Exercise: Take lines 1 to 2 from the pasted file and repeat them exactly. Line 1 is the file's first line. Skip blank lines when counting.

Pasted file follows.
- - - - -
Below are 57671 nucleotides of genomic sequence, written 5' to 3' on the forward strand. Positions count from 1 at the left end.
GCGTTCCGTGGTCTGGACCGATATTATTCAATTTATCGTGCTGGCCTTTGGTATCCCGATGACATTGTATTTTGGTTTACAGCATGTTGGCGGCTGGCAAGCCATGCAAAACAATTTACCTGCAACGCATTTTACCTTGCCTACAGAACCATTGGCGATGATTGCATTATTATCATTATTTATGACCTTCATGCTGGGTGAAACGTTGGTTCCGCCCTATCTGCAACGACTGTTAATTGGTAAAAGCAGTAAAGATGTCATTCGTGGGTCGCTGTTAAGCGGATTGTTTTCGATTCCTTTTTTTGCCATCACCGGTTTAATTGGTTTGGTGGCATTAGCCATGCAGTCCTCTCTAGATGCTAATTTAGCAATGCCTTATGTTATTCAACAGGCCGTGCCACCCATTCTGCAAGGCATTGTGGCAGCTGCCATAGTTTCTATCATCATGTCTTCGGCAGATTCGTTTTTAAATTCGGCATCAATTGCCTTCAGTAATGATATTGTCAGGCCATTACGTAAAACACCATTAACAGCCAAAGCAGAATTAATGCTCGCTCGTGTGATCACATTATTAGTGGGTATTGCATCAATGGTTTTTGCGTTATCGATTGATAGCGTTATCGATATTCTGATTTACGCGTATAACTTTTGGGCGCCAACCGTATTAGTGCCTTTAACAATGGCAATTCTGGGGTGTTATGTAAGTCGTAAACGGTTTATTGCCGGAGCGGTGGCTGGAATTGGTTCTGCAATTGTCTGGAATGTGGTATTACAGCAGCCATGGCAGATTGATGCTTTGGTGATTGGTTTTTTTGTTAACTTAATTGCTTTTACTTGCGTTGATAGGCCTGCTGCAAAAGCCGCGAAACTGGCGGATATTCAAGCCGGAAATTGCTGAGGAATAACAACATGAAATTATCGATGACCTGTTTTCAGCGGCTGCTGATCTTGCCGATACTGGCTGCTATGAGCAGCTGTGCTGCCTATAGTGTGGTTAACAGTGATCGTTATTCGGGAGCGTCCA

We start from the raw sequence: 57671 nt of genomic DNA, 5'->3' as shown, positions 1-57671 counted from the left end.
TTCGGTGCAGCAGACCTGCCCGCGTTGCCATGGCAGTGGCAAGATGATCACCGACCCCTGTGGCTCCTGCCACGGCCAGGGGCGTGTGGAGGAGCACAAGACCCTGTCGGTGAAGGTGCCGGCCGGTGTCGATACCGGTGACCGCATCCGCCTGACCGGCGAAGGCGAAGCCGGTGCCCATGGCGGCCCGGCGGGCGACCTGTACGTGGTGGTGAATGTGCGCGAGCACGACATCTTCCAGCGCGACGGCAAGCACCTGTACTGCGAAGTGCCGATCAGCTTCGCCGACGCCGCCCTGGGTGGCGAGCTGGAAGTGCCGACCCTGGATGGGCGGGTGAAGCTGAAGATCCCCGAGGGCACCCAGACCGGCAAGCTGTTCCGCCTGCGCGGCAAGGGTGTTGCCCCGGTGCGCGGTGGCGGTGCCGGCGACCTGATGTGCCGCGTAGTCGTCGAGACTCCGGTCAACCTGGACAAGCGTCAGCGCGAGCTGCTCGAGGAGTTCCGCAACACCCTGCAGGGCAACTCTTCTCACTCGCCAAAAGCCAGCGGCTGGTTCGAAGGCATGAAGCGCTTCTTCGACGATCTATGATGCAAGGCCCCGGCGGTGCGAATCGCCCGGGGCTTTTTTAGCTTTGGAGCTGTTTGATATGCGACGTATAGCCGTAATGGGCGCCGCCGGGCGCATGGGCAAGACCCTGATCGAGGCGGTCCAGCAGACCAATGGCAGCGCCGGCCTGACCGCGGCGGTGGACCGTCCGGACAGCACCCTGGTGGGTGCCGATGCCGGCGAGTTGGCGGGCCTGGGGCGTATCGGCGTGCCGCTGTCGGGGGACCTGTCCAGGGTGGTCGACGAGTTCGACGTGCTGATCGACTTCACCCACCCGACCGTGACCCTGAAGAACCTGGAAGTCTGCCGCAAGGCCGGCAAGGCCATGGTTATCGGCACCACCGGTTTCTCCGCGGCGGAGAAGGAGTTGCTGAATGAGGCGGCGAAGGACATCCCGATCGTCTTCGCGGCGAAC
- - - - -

Below are 57671 nucleotides of genomic sequence, written 5' to 3' on the forward strand. Positions count from 1 at the left end.
GCGTTCCGTGGTCTGGACCGATATTATTCAATTTATCGTGCTGGCCTTTGGTATCCCGATGACATTGTATTTTGGTTTACAGCATGTTGGCGGCTGGCAAGCCATGCAAAACAATTTACCTGCAACGCATTTTACCTTGCCTACAGAACCATTGGCGATGATTGCATTATTATCATTATTTATGACCTTCATGCTGGGTGAAACGTTGGTTCCGCCCTATCTGCAACGACTGTTAATTGGTAAAAGCAGTAAAGATGTCATTCGTGGGTCGCTGTTAAGCGGATTGTTTTCGATTCCTTTTTTTGCCATCACCGGTTTAATTGGTTTGGTGGCATTAGCCATGCAGTCCTCTCTAGATGCTAATTTAGCAATGCCTTATGTTATTCAACAGGCCGTGCCACCCATTCTGCAAGGCATTGTGGCAGCTGCCATAGTTTCTATCATCATGTCTTCGGCAGATTCGTTTTTAAATTCGGCATCAATTGCCTTCAGTAATGATATTGTCAGGCCATTACGTAAAACACCATTAACAGCCAAAGCAGAATTAATGCTCGCTCGTGTGATCACATTATTAGTGGGTATTGCATCAATGGTTTTTGCGTTATCGATTGATAGCGTTATCGATATTCTGATTTACGCGTATAACTTTTGGGCGCCAACCGTATTAGTGCCTTTAACAATGGCAATTCTGGGGTGTTATGTAAGTCGTAAACGGTTTATTGCCGGAGCGGTGGCTGGAATTGGTTCTGCAATTGTCTGGAATGTGGTATTACAGCAGCCATGGCAGATTGATGCTTTGGTGATTGGTTTTTTTGTTAACTTAATTGCTTTTACTTGCGTTGATAGGCCTGCTGCAAAAGCCGCGAAACTGGCGGATATTCAAGCCGGAAATTGCTGAGGAATAACAACATGAAATTATCGATGACCTGTTTTCAGCGGCTGCTGATCTTGCCGATACTGGCTGCTATGAGCAGCTGTGCTGCCTATAGTGTGGTTAACAGTGATCGTTATTCGGGAGCGTCCA